New fossil finds indicate that the Irish elk, previously thought to have gone extinct at the end of the last ice age, survived in some spots for several millennia more.
Megaloceros giganteus actually was a giant deer that stood more than 2.1 meters high at the shoulder, about the size of today’s bull moose. Antlers sported by male Irish elk spanned up to about 3.6 meters (almost 12 feet) and weighed about 40 kilograms (88 pounds), says Anthony J. Stuart of University College London.
Ecological changes drove Irish elk from central and western Europe at the height of the last ice age, about 20,000 years ago, but the creatures recolonized the continent and the British Isles about 14,500 years ago.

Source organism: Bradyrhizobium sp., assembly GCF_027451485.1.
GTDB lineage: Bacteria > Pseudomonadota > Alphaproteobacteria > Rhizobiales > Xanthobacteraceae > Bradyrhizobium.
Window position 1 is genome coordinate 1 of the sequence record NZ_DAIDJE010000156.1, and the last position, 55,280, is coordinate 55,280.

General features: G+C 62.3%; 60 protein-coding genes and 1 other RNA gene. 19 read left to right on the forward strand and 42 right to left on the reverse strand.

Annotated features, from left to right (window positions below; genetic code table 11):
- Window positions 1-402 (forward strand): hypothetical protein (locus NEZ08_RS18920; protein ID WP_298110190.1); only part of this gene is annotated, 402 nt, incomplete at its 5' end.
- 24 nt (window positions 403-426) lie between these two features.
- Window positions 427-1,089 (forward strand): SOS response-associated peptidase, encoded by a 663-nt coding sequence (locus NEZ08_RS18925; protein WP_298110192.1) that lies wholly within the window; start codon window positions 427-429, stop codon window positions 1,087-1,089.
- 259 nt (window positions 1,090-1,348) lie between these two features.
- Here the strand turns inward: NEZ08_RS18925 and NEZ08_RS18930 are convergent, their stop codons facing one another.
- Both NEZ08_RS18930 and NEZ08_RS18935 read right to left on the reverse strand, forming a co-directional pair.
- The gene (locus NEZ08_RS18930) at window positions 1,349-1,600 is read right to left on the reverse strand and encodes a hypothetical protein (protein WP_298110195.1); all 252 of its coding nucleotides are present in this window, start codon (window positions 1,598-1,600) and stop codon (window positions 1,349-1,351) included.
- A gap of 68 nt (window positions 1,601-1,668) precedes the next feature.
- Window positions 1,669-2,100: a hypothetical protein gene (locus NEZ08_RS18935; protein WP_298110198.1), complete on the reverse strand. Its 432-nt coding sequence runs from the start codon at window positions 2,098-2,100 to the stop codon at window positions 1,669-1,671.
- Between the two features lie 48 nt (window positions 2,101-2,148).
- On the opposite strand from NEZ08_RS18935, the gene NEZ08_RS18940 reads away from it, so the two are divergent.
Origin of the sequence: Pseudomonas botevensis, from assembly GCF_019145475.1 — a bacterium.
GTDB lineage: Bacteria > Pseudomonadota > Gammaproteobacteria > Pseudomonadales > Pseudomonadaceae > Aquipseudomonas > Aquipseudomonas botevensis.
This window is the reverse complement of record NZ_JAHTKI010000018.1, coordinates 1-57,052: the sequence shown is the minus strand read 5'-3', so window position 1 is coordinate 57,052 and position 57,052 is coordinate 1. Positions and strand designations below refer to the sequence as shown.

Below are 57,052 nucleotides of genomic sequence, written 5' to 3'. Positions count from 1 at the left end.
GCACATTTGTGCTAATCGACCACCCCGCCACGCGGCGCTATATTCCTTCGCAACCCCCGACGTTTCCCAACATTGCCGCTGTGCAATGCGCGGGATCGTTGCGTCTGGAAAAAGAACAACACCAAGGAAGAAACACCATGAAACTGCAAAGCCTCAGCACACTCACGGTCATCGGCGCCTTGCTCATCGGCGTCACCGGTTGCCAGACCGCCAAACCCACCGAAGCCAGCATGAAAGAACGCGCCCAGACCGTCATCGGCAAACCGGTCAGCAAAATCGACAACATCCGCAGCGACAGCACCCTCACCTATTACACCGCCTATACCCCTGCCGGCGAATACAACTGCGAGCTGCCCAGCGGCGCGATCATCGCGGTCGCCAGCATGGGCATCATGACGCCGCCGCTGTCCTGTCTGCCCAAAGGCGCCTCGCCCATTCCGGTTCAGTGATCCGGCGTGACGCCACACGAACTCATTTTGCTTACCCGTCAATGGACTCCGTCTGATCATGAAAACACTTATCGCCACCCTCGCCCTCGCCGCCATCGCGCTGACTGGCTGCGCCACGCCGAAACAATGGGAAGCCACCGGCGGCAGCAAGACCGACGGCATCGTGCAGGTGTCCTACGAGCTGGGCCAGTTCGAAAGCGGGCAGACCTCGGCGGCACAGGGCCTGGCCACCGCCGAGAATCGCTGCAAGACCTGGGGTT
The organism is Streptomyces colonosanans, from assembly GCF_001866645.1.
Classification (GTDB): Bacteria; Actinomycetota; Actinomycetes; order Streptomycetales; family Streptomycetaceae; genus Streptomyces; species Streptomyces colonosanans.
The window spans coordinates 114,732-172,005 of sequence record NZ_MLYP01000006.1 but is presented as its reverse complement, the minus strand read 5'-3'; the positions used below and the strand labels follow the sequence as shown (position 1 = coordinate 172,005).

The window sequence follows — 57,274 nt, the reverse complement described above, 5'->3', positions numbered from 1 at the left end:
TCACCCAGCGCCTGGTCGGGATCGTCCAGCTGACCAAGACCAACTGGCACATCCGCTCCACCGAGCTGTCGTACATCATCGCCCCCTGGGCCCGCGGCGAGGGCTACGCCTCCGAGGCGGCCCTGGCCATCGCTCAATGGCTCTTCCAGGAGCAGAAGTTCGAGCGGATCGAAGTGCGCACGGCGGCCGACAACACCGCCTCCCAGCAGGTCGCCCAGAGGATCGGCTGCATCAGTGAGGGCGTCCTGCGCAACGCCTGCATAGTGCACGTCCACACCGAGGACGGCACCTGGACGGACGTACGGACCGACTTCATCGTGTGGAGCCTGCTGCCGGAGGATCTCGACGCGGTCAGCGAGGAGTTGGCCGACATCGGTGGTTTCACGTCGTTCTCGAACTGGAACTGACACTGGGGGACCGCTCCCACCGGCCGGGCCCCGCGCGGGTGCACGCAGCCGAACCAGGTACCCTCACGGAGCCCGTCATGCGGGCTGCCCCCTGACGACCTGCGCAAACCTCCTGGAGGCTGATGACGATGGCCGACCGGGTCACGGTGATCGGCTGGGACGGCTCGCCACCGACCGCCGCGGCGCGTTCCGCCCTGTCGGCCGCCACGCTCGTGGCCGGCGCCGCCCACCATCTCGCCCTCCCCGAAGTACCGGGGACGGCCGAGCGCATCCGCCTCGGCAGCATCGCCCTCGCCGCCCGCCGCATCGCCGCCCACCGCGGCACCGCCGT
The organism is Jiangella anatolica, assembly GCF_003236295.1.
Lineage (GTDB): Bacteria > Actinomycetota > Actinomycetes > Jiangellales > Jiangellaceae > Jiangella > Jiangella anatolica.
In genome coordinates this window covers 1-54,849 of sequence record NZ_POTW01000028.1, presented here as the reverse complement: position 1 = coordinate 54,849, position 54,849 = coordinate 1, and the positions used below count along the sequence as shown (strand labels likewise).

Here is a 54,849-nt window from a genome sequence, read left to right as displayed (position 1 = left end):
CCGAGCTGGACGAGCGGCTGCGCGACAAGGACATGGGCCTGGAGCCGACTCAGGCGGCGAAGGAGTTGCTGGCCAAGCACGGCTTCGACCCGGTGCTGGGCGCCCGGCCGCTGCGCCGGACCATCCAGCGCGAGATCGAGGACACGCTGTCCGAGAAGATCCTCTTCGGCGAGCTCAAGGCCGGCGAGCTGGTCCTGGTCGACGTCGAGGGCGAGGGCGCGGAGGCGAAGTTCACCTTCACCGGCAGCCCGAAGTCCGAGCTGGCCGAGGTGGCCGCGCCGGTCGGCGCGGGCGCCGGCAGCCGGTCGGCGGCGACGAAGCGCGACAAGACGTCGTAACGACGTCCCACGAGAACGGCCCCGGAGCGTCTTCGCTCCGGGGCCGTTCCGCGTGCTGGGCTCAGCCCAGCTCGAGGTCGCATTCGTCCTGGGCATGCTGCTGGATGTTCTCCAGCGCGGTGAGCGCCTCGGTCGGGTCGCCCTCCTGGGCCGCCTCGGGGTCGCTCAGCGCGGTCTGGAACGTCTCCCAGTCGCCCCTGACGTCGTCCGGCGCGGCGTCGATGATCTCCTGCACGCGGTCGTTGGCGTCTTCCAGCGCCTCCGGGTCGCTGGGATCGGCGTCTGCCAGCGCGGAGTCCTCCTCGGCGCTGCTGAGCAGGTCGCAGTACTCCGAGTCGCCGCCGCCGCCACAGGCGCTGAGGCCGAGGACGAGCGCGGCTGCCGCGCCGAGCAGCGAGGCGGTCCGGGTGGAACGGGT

The youngest Irish elk fossils found in Europe—ones previously thought to mark the species’ extinction—date to around 12,000 years ago. That’s also about when the last ice age was ending. Many scientists have suggested that factors such as ecological change, virulent disease, and hunting by people wiped out many large mammal species at that time.
Now, fossils found at two sites in western Siberia reveal that the Irish elk survived there at least until 7,650 years ago. Carbon-dating tests performed by scientists at two laboratories verify those ages.
Stuart and his colleagues describe their analysis in the Oct. 7 Nature.